The latest twist in “The World VS Big Tech” has arrived, in the shape of the US government suing Google for abusing its dominance to preserve itself at the leading search engine. Google is of course labelling the case as “deeply flawed”, but the California-based company is facing similar charges in Europe too.
This ain’t a game
To say that Google has a monopoly over the Internet search landscape is an understatement. The company’s name has also become a verb, such is their dominance. The issue lies with how they’ve reached that status since their humble beginnings of 20 years ago.
Each year, Google pays billions of dollars to various tech firms to make Google the default search engine on its products, such as mobile phones and browsers. The lawsuit states that, “Google has thus foreclosed competition for internet search,” because if it’s already the default option, people are less likely to want to change it.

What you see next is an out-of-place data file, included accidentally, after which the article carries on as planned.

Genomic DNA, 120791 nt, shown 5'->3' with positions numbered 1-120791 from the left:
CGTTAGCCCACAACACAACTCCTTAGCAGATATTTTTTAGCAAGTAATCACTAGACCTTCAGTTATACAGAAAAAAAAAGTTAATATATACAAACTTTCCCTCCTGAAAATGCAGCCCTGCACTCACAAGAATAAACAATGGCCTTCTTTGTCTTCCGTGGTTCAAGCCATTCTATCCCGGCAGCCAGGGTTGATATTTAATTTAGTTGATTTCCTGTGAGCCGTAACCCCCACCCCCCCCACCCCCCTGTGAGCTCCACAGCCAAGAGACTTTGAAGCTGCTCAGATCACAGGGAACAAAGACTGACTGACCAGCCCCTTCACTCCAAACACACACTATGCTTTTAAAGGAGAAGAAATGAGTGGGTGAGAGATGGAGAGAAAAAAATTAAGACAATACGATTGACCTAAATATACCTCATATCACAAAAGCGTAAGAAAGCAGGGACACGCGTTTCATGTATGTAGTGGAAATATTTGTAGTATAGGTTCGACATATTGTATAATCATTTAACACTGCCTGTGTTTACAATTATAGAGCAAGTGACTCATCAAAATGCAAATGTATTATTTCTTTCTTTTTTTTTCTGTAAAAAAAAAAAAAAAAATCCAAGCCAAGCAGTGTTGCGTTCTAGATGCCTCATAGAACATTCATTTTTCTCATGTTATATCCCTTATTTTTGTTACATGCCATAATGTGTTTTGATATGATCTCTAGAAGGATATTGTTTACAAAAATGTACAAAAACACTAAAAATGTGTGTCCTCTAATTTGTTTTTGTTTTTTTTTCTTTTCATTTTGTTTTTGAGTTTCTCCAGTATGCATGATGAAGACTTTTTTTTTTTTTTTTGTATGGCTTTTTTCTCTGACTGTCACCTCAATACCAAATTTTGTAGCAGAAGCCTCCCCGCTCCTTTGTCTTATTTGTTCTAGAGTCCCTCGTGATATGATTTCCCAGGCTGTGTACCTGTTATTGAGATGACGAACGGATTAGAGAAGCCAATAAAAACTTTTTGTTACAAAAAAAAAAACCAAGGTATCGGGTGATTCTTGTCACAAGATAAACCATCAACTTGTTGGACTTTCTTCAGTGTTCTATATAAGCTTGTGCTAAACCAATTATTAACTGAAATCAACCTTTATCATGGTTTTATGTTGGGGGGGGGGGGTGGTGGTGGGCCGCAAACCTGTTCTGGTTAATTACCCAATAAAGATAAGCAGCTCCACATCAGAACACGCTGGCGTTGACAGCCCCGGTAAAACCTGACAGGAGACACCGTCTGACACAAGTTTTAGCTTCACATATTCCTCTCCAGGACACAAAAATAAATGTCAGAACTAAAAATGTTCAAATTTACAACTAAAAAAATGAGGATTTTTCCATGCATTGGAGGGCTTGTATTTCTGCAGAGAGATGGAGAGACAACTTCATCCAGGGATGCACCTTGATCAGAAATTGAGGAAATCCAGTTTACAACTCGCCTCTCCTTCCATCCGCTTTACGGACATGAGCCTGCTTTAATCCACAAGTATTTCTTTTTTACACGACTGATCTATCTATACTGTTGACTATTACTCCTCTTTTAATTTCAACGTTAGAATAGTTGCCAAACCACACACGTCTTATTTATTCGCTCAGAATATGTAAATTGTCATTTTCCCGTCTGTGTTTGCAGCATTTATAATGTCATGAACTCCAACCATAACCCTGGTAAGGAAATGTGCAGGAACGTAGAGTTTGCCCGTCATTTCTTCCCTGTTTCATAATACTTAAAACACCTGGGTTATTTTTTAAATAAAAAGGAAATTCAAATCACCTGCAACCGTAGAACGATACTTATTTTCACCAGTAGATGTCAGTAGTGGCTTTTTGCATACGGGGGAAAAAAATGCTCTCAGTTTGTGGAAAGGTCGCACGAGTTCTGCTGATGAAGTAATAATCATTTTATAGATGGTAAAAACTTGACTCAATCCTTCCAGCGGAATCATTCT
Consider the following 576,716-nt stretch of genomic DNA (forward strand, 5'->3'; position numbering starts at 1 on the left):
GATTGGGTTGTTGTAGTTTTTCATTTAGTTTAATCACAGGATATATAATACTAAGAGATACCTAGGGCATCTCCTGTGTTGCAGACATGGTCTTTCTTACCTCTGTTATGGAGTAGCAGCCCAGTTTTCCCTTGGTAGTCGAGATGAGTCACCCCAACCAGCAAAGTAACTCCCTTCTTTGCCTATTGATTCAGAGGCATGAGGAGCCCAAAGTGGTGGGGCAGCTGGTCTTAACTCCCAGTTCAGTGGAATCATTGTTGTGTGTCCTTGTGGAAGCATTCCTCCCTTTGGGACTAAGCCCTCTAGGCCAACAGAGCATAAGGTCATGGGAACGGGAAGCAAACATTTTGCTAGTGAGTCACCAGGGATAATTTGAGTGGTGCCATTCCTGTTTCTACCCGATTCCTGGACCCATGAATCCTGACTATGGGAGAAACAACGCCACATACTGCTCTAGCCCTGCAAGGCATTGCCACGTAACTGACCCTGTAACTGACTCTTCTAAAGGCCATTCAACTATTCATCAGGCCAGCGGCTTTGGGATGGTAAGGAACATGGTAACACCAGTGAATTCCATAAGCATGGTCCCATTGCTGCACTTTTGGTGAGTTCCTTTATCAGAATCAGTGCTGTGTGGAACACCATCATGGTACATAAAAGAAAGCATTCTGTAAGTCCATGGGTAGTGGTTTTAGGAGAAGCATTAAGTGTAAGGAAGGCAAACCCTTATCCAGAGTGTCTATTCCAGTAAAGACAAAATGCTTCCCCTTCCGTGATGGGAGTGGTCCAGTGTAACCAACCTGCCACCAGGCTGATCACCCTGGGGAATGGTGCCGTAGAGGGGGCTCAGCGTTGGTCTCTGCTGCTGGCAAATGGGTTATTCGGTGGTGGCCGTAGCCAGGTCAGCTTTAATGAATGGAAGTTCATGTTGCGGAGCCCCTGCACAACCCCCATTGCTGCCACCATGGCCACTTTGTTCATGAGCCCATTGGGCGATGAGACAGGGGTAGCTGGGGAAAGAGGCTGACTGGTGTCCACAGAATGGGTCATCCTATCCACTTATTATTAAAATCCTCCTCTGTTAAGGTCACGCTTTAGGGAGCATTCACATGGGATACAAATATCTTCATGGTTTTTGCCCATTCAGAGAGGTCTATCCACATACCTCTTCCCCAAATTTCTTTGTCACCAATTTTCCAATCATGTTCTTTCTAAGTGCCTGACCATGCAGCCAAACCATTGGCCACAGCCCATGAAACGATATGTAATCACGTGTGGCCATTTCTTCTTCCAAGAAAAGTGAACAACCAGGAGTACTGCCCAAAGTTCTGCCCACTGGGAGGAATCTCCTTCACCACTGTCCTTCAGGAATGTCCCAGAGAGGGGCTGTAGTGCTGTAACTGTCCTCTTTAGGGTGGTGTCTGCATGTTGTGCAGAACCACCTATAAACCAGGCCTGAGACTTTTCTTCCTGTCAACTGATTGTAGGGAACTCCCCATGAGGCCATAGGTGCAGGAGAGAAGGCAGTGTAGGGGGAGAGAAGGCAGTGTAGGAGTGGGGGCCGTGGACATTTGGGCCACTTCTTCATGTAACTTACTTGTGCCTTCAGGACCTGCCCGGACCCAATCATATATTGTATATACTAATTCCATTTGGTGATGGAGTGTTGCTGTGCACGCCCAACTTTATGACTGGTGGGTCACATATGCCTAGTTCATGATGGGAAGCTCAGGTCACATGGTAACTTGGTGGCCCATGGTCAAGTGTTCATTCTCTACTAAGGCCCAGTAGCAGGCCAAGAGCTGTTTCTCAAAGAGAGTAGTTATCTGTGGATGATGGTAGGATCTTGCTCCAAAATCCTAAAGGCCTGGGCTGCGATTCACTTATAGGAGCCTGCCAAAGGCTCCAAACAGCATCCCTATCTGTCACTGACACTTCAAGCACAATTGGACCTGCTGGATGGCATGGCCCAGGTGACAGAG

But don’t people use Google anyway?
Technically yes, but it’s still not fair on the competition that Google uses its immense wealth to buy out the playing field. Google’s argument however is that people choose to use their services simply because they developed with a customer-first mentality. The repercussions of this case could be huge, especially for the remaining Big Tech members of Amazon, Google, Apple and Facebook.
Whether this has been pushed forward by the Trump administration with the impending elections in mind is up for debate, although they deny such involvement. Whoever gets it done, it’s about time someone really took on these giants in the name of a fair fight.